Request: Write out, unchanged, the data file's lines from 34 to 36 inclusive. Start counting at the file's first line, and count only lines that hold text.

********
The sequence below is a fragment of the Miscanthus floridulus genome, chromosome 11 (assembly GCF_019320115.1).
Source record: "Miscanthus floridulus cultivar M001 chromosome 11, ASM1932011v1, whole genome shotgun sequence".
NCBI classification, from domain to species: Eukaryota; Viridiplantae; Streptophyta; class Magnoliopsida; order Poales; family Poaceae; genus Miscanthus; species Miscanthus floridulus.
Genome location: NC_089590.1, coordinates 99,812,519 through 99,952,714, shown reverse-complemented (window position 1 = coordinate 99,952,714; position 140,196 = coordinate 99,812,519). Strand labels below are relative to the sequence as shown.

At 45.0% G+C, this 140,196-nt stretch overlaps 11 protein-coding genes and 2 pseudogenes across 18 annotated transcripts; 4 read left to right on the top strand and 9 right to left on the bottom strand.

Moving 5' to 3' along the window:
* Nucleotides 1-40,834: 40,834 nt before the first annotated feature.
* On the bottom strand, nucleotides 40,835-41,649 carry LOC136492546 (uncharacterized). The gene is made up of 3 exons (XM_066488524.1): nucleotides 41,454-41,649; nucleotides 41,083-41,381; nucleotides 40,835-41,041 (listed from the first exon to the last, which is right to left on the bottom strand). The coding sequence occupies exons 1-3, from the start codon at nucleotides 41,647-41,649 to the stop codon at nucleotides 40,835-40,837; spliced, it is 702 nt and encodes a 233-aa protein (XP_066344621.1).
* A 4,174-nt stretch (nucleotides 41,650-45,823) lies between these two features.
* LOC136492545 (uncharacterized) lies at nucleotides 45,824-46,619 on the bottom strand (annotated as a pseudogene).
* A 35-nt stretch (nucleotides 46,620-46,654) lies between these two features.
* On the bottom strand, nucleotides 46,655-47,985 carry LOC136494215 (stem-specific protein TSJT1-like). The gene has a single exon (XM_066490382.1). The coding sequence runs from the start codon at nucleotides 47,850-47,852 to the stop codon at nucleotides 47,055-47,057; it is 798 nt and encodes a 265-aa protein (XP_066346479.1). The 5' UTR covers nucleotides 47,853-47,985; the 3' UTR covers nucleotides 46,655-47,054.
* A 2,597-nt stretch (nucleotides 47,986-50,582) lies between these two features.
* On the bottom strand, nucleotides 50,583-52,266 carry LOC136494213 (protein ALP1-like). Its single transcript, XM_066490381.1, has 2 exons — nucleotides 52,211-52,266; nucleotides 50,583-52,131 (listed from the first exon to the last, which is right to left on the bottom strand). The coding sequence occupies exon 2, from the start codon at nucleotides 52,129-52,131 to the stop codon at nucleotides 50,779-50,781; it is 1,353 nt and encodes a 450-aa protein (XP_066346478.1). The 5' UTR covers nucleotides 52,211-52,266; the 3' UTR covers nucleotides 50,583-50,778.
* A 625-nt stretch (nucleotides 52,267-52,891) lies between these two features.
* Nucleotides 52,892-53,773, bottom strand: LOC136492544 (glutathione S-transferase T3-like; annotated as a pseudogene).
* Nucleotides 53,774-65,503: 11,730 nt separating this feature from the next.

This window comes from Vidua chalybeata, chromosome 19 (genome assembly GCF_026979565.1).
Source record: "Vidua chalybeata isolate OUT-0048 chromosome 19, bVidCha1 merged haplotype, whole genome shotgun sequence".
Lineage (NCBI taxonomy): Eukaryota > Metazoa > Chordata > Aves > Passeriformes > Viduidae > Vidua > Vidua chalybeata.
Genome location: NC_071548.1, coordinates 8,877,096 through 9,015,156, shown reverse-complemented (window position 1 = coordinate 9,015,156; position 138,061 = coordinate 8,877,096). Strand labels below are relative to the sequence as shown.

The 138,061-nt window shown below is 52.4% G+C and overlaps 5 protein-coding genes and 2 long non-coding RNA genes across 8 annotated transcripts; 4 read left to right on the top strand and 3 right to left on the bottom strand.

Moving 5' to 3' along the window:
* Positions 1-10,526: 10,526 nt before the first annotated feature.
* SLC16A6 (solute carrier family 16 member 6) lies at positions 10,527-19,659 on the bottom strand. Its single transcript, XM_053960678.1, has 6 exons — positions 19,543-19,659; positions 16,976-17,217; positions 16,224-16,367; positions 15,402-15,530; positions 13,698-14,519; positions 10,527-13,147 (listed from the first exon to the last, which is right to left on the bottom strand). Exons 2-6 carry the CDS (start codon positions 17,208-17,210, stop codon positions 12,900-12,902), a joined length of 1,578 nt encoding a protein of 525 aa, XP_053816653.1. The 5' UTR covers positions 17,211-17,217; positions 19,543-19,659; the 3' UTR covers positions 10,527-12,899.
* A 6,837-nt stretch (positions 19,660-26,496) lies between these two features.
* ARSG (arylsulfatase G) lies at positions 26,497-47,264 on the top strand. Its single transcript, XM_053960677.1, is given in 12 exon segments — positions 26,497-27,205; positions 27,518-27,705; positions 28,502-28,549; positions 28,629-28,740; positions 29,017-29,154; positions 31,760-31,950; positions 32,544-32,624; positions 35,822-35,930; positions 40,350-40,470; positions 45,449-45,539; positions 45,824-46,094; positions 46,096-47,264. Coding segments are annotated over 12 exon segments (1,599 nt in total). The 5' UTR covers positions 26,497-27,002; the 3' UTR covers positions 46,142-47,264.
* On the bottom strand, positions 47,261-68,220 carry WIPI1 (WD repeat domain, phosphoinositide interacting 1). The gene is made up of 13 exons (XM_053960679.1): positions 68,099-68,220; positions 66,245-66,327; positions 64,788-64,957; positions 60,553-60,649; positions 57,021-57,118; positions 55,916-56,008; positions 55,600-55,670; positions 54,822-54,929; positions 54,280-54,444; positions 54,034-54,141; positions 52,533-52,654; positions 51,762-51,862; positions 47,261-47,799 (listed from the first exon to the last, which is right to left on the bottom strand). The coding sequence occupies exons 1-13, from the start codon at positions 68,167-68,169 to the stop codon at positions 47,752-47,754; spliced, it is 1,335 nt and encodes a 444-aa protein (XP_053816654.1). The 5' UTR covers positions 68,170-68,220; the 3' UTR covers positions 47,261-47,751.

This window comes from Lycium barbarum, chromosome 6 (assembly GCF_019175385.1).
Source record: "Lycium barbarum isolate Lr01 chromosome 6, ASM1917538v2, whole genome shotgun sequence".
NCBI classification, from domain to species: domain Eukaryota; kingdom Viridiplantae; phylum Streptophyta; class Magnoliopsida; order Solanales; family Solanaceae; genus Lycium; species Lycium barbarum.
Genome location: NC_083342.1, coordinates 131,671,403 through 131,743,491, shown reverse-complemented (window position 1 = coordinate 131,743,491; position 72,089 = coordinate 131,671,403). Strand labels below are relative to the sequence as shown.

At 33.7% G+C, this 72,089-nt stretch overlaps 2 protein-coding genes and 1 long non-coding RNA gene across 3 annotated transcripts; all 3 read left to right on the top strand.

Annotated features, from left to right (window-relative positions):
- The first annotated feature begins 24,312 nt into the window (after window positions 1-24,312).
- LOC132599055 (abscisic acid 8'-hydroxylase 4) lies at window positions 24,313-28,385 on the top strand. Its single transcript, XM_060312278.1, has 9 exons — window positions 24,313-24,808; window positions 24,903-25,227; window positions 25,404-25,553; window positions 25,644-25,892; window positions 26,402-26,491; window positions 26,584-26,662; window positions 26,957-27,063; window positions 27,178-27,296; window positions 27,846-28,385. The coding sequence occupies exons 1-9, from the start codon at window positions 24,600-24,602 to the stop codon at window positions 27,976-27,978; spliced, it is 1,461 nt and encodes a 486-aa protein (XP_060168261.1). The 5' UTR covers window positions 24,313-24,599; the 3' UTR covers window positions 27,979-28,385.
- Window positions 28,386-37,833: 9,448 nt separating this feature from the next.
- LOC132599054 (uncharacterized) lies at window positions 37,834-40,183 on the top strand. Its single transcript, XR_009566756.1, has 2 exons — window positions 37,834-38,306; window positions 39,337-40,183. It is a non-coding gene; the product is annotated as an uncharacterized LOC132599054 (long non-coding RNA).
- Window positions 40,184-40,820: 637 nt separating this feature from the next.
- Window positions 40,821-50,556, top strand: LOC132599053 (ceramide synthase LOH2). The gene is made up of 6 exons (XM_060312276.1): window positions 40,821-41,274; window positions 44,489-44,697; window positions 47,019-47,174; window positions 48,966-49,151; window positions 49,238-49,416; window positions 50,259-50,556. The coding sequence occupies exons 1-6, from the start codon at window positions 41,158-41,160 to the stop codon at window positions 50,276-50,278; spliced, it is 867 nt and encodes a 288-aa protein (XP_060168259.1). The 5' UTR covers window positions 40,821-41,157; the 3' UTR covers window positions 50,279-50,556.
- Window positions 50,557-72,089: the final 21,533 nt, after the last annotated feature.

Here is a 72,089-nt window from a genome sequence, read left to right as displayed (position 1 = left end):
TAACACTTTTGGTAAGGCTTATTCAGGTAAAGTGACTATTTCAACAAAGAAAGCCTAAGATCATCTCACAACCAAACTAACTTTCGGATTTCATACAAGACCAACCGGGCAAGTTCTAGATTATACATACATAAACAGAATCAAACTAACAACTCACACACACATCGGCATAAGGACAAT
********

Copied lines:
Annotated features, from left to right (window-relative positions):
- The first annotated feature begins 24,312 nt into the window (after window positions 1-24,312).
- LOC132599055 (abscisic acid 8'-hydroxylase 4) lies at window positions 24,313-28,385 on the top strand. Its single transcript, XM_060312278.1, has 9 exons — window positions 24,313-24,808; window positions 24,903-25,227; window positions 25,404-25,553; window positions 25,644-25,892; window positions 26,402-26,491; window positions 26,584-26,662; window positions 26,957-27,063; window positions 27,178-27,296; window positions 27,846-28,385. The coding sequence occupies exons 1-9, from the start codon at window positions 24,600-24,602 to the stop codon at window positions 27,976-27,978; spliced, it is 1,461 nt and encodes a 486-aa protein (XP_060168261.1). The 5' UTR covers window positions 24,313-24,599; the 3' UTR covers window positions 27,979-28,385.